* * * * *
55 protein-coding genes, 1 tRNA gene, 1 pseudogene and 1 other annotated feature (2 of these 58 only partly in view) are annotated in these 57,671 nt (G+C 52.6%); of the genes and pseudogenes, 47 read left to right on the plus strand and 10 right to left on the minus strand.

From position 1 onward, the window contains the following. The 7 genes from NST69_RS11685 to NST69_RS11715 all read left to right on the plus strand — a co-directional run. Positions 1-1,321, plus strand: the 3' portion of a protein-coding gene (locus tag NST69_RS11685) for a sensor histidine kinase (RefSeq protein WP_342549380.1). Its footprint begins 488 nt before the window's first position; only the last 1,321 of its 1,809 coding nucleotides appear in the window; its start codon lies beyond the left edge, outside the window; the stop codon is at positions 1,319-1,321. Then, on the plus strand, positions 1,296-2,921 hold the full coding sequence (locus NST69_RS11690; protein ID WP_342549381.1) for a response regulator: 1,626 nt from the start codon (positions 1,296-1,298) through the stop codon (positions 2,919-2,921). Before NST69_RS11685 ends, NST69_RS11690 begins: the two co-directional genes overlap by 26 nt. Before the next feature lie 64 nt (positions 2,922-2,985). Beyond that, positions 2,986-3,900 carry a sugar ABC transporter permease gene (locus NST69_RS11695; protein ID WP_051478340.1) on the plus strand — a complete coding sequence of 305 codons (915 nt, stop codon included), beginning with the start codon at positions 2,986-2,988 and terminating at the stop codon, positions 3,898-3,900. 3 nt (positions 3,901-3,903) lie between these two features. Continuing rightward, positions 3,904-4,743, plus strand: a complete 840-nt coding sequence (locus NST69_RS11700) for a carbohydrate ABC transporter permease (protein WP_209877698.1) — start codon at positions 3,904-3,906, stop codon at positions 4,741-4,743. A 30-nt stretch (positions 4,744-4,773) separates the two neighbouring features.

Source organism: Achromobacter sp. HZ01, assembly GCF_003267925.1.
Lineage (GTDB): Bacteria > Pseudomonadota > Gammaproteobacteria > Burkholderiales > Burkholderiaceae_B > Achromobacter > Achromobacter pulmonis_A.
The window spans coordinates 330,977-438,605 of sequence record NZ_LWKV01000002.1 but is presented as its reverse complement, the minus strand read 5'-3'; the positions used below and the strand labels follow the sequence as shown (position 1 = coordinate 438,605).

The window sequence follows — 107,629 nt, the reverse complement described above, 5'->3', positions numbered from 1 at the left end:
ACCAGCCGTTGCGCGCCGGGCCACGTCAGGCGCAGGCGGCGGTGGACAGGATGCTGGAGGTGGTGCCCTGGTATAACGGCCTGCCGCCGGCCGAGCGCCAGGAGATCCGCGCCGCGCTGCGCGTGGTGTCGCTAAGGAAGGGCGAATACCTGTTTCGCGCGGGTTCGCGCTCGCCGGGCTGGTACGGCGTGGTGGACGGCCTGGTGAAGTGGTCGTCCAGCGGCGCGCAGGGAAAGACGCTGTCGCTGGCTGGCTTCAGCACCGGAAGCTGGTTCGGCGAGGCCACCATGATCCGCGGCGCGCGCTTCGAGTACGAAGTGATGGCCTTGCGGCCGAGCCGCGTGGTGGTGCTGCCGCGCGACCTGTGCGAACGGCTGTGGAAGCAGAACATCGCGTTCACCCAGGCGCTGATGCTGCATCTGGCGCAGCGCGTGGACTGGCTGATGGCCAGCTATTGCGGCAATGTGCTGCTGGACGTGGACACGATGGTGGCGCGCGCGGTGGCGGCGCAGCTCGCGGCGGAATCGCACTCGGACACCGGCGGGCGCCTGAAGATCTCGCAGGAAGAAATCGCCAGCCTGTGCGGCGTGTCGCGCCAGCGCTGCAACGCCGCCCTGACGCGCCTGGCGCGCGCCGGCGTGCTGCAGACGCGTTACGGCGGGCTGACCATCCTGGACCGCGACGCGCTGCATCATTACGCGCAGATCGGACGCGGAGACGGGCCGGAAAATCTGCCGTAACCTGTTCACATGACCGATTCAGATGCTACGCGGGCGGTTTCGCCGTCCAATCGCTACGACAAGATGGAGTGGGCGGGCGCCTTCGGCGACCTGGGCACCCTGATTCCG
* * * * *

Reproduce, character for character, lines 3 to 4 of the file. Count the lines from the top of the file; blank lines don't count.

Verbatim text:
Source organism: Achromobacter sp. HZ01, assembly GCF_003267925.1.
Lineage (GTDB): Bacteria > Pseudomonadota > Gammaproteobacteria > Burkholderiales > Burkholderiaceae_B > Achromobacter > Achromobacter pulmonis_A.